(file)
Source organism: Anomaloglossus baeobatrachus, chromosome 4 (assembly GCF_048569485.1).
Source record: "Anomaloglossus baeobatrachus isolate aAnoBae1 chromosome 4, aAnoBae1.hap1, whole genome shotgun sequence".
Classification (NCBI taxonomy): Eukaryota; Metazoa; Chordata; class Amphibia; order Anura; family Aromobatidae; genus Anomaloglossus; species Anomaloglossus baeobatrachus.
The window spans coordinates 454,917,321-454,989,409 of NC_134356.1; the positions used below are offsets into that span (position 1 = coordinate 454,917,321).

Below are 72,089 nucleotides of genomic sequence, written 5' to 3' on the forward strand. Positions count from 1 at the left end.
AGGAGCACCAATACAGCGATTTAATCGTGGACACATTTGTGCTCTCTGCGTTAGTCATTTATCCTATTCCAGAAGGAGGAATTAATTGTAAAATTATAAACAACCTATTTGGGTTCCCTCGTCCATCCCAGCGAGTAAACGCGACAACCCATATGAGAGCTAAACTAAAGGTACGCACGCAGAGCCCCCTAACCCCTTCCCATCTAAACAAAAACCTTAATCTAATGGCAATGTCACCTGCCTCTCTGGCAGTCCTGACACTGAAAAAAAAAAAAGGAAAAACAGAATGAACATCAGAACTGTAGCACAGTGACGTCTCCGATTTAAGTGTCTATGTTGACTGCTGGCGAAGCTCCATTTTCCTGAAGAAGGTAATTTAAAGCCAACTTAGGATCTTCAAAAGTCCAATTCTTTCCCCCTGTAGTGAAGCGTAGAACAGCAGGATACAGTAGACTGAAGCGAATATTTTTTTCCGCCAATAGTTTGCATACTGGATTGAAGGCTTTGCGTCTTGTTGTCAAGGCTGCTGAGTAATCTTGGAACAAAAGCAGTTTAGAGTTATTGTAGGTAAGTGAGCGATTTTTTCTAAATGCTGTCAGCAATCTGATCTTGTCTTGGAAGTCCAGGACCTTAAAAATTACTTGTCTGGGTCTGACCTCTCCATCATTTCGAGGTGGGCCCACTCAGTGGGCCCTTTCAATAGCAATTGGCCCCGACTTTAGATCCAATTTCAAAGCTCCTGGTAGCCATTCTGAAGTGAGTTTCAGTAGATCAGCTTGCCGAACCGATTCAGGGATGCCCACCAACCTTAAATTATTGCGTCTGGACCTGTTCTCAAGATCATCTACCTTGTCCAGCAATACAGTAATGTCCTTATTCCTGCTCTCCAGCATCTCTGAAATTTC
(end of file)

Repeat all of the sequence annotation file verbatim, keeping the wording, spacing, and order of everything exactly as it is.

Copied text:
Source organism: Anomaloglossus baeobatrachus, chromosome 4 (assembly GCF_048569485.1).
Source record: "Anomaloglossus baeobatrachus isolate aAnoBae1 chromosome 4, aAnoBae1.hap1, whole genome shotgun sequence".
Classification (NCBI taxonomy): Eukaryota; Metazoa; Chordata; class Amphibia; order Anura; family Aromobatidae; genus Anomaloglossus; species Anomaloglossus baeobatrachus.
The window spans coordinates 454,917,321-454,989,409 of NC_134356.1; the positions used below are offsets into that span (position 1 = coordinate 454,917,321).

Below are 72,089 nucleotides of genomic sequence, written 5' to 3' on the forward strand. Positions count from 1 at the left end.
AGGAGCACCAATACAGCGATTTAATCGTGGACACATTTGTGCTCTCTGCGTTAGTCATTTATCCTATTCCAGAAGGAGGAATTAATTGTAAAATTATAAACAACCTATTTGGGTTCCCTCGTCCATCCCAGCGAGTAAACGCGACAACCCATATGAGAGCTAAACTAAAGGTACGCACGCAGAGCCCCCTAACCCCTTCCCATCTAAACAAAAACCTTAATCTAATGGCAATGTCACCTGCCTCTCTGGCAGTCCTGACACTGAAAAAAAAAAAAGGAAAAACAGAATGAACATCAGAACTGTAGCACAGTGACGTCTCCGATTTAAGTGTCTATGTTGACTGCTGGCGAAGCTCCATTTTCCTGAAGAAGGTAATTTAAAGCCAACTTAGGATCTTCAAAAGTCCAATTCTTTCCCCCTGTAGTGAAGCGTAGAACAGCAGGATACAGTAGACTGAAGCGAATATTTTTTTCCGCCAATAGTTTGCATACTGGATTGAAGGCTTTGCGTCTTGTTGTCAAGGCTGCTGAGTAATCTTGGAACAAAAGCAGTTTAGAGTTATTGTAGGTAAGTGAGCGATTTTTTCTAAATGCTGTCAGCAATCTGATCTTGTCTTGGAAGTCCAGGACCTTAAAAATTACTTGTCTGGGTCTGACCTCTCCATCATTTCGAGGTGGGCCCACTCAGTGGGCCCTTTCAATAGCAATTGGCCCCGACTTTAGATCCAATTTCAAAGCTCCTGGTAGCCATTCTGAAGTGAGTTTCAGTAGATCAGCTTGCCGAACCGATTCAGGGATGCCCACCAACCTTAAATTATTGCGTCTGGACCTGTTCTCAAGATCATCTACCTTGTCCAGCAATACAGTAATGTCCTTATTCCTGCTCTCCAGCATCTCTGAAATTTC